Tag Archives: Lockheed Aircraft Company

7 June 1937

Photo of a replica of Earhart’s Lockheed Electra 10E, flown by Linda Finch. (Tony Bacewicz / The Hartford Courant)
Photograph of a replica of Amelia Earhart’s Lockheed Electra 10E Special, NR16020, flown by Linda Finch. (Tony Bacewicz / The Hartford Courant)

7 June 1937: Leg 10—the South Atlantic Crossing. At 3:15 a.m., Amelia Earhart and Fred Noonan departed Natal, Brazil, aboard their Lockheed Electra 10E Special, NR16020, enroute across the South Atlantic Ocean to Dakar, Afrique occidentale française (now, Senegal).

“It was 3.15 in the morning when we left Parnamirim Airport at Natal, Brazil. The take-off was in darkness. The longer runway, which has lights, was unavailable because a perverse wind blew exactly across it. So I used the secondary runway, whose surface is of grass. In the dark it was difficult even to find it, so Fred and I tramped its length with flashlights to learn what we could and establish something in the way of guiding landmarks, however shadowy. Withal, we got into the air easily. Once off the ground, a truly pitch dark encompassed us. However, the blackness of the night outside made all the more cheering the subdued lights of my  cockpit, glowing on the instruments which showed the way through space as we headed east over the ocean. “The night is long that never finds the day,” and our night soon enough was day. I remembered, then, that this was my third dawn in flight over the Atlantic. . . .— Amelia Earhart

Fred Noonan wrote in a letter from Dakar, The flight from Natal, Brazil produced the worst weather we have experienced—heavy rain and dense cloud formations. . . .”   In her notes, Earhart wrote, “. . . Have never seen such rain. Props a blur in it. See nothing but rain now through wispy cloud. . . .”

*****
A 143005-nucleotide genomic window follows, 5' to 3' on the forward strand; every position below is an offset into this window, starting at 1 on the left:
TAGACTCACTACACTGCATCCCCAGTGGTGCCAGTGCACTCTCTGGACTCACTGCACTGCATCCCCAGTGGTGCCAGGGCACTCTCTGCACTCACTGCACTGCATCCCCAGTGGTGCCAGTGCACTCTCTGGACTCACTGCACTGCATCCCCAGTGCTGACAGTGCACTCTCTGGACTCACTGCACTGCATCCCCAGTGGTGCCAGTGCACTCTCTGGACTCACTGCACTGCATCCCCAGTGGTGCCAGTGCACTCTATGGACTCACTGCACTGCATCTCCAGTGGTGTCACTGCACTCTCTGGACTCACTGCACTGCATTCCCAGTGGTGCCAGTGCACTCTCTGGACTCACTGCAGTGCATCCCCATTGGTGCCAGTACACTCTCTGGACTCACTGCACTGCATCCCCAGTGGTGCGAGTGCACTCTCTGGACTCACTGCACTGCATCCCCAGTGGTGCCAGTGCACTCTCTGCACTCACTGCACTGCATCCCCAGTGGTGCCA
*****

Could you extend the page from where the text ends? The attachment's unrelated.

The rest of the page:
— from Finding Amelia by Ric Gillespie, Naval Institute Press, 2006, Chapter 5 at page 41.

The poor weather made it impossible for Noonan to find their way across the ocean by celestial navigation, his field of expertise. Instead, he had to navigate by ded reckoning (short for deductive recking, not “dead”) and to estimate course corrections.

When they arrived over the African coastline at dusk, they knew that they were north of their intended course but haze caused very limited visibility. Navigational errors had caused them to miss Dakar, so they turned north until they came to Saint-Louis, where they landed after a 1,961 mile (3,156 kilometer), 13 hour, 22 minute flight.

Fred Noonan’s nautical chart for a portion of the Natal-to-Dakar flight in the Purdue University archives. (Gary LaPook, NavList)
Great Circle route from Parnamirim Airport (NAT), Natal, Brazil, to Saint-Louis Airport ( XLS), Senegal, 1,721 nautical miles (1,981 statute miles/3,188 kilometers). (Great Circle Mapper)

© 2019, Bryan R. Swopes

Facebooktwittergoogle_plusredditpinterestlinkedinmailby feather

6 June 1937

Amelia Earhart and Fred Noonan at Natal, Brazil, 7 June 1937. (The Wichita Eagle)
Amelia Earhart and Fred Noonan at Natal, Brazil, 7 June 1937. (The Wichita Eagle)